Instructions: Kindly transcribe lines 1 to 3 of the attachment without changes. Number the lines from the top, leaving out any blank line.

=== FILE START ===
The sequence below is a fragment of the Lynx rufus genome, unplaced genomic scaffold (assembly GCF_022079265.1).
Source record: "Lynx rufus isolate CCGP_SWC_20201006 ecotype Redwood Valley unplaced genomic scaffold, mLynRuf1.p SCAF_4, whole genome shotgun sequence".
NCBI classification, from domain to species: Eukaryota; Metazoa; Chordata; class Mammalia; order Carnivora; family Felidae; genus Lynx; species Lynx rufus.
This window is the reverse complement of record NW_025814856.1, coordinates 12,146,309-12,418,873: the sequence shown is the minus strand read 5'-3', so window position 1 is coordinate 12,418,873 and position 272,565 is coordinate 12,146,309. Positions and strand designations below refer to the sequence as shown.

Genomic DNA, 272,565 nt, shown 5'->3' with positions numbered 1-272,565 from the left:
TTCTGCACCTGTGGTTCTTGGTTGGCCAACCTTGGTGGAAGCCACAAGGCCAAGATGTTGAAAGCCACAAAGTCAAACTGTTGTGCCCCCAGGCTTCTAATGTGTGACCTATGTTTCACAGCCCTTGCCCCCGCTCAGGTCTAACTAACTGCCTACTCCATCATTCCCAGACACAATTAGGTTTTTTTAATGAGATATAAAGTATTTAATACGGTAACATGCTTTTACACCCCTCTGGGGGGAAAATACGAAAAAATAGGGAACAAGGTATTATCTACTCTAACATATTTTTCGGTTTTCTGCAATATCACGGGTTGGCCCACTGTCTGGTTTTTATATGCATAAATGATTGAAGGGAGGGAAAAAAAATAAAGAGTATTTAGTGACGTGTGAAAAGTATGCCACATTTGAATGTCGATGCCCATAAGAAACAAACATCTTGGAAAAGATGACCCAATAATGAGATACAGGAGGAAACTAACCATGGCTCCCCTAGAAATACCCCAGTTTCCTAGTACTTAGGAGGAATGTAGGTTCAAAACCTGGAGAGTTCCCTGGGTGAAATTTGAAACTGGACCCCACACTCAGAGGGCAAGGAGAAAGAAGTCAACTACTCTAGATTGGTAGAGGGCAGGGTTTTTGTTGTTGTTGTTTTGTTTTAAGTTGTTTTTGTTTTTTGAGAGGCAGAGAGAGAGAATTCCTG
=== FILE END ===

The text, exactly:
The sequence below is a fragment of the Lynx rufus genome, unplaced genomic scaffold (assembly GCF_022079265.1).
Source record: "Lynx rufus isolate CCGP_SWC_20201006 ecotype Redwood Valley unplaced genomic scaffold, mLynRuf1.p SCAF_4, whole genome shotgun sequence".
NCBI classification, from domain to species: Eukaryota; Metazoa; Chordata; class Mammalia; order Carnivora; family Felidae; genus Lynx; species Lynx rufus.